University of Pennsylvania President Amy Gutmann and Kathleen Hall Jamieson, Director of the Annenberg Public Policy Center, have been named to a new national commission to bolster teaching and research in the humanities and social sciences. The announcement was made today in Washington, D.C., by Leslie Berlowitz, president of the American Academy of Arts and Sciences. The new Commission on the Humanities and Social Sciences will be chaired by Richard H. Brodhead, president of Duke University, and John W. Rowe, chairman and chief executive officer of Exelon Corporation. “The humanities and social sciences provide the intellectual framework for the nation’s economic, political and governing institutions,” Brodhead said. “They enrich our lives and our understanding. Americans already appreciate the importance of math and science to our future; this Commission will remind Americans of the long-term importance of the liberal arts as well.”
“The American Academy, with its long record of stewardship and support for the humanities and social sciences, is well-suited to lead this effort,” Berlowitz said. “Scholarship and education in these disciplines enable our citizens and our government to adapt to evolving circumstances at home and abroad. They are critical to our ability to compete in a global economy.”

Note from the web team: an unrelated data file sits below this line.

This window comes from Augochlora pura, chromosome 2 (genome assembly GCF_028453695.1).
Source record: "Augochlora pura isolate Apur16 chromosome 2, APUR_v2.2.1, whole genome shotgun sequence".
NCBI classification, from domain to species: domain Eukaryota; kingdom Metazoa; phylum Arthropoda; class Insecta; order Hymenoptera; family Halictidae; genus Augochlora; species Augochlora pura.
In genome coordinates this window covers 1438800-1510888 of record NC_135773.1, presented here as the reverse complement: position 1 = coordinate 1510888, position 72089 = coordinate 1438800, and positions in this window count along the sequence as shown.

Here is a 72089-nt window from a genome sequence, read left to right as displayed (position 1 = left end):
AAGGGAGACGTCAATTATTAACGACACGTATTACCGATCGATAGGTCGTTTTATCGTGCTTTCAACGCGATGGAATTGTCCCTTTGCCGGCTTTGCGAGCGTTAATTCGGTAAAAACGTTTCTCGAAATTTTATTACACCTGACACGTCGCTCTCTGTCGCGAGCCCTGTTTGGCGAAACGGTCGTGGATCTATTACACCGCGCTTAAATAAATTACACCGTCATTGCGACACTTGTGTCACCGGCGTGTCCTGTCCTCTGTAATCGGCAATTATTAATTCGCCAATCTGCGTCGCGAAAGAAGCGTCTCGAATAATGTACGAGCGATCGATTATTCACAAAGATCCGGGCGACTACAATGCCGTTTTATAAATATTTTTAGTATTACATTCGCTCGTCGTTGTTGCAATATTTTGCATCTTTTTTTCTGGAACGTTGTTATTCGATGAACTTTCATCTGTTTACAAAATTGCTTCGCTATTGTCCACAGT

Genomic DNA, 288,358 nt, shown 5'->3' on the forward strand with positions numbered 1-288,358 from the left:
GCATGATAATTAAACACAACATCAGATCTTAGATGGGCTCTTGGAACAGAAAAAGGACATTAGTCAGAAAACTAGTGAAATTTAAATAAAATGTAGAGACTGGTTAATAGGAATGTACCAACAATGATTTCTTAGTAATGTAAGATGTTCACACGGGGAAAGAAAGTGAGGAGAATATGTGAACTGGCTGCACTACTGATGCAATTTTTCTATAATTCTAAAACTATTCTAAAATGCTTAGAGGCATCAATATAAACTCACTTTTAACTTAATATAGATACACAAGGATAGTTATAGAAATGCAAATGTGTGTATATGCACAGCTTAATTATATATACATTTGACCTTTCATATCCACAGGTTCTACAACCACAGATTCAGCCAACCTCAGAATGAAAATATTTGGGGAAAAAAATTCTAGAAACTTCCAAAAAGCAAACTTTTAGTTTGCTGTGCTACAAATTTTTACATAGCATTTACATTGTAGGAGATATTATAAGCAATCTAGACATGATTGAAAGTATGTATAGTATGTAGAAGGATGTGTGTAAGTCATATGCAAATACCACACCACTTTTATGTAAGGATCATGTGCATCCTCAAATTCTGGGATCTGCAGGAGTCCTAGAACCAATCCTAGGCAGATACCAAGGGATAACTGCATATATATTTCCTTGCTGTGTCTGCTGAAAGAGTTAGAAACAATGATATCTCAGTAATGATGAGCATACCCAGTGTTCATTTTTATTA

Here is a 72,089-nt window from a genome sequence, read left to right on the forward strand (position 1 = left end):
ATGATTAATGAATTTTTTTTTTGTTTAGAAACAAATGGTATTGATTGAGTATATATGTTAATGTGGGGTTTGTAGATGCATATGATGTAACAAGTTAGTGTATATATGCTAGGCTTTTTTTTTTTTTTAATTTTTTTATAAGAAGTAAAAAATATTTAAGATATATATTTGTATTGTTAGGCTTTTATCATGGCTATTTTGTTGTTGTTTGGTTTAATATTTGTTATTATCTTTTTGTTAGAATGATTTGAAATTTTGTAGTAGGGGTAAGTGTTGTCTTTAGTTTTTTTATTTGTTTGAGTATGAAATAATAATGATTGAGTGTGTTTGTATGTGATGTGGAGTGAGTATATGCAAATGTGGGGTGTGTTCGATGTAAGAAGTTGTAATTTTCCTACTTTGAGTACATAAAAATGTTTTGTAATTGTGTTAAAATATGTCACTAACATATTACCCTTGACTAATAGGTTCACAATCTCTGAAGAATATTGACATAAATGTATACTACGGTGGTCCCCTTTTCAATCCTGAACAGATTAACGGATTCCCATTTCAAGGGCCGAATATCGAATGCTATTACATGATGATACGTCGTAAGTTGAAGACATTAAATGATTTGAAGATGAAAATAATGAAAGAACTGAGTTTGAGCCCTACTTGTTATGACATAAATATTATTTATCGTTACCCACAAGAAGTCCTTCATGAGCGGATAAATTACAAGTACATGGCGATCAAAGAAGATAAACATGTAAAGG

Gutmann is a political philosopher and scholar of democratic deliberation, public policy and ethics. As president of Penn, she has dramatically increased financial aid, replacing loans with grants for undergraduates and helping raise nearly $250 million to date for undergraduate financial aid. She has expanded Penn’s global partnerships, further beautified the campus, adding 20 percent more green space, and raised $3 billion for the University, more than all previous fundraising campaigns at Penn combined. Jamieson is the Elizabeth Ware Packard Professor of Communication at Penn’s Annenberg School for Communication. She is an expert on political communication and has written or co-written 15 books on political science and communication, most recently “The Obama Victory: How Media, Money and Messages Shaped the 2008 Election,” in 2010. The findings of the Commission on the Humanities and Social Sciences will serve as a companion to a forthcoming report of the National Academies on the future of the research university and ways to strengthen the American scientific enterprise. The Commission expects to complete its work in 18 to 24 months. Additional information is available at www.amacad.org.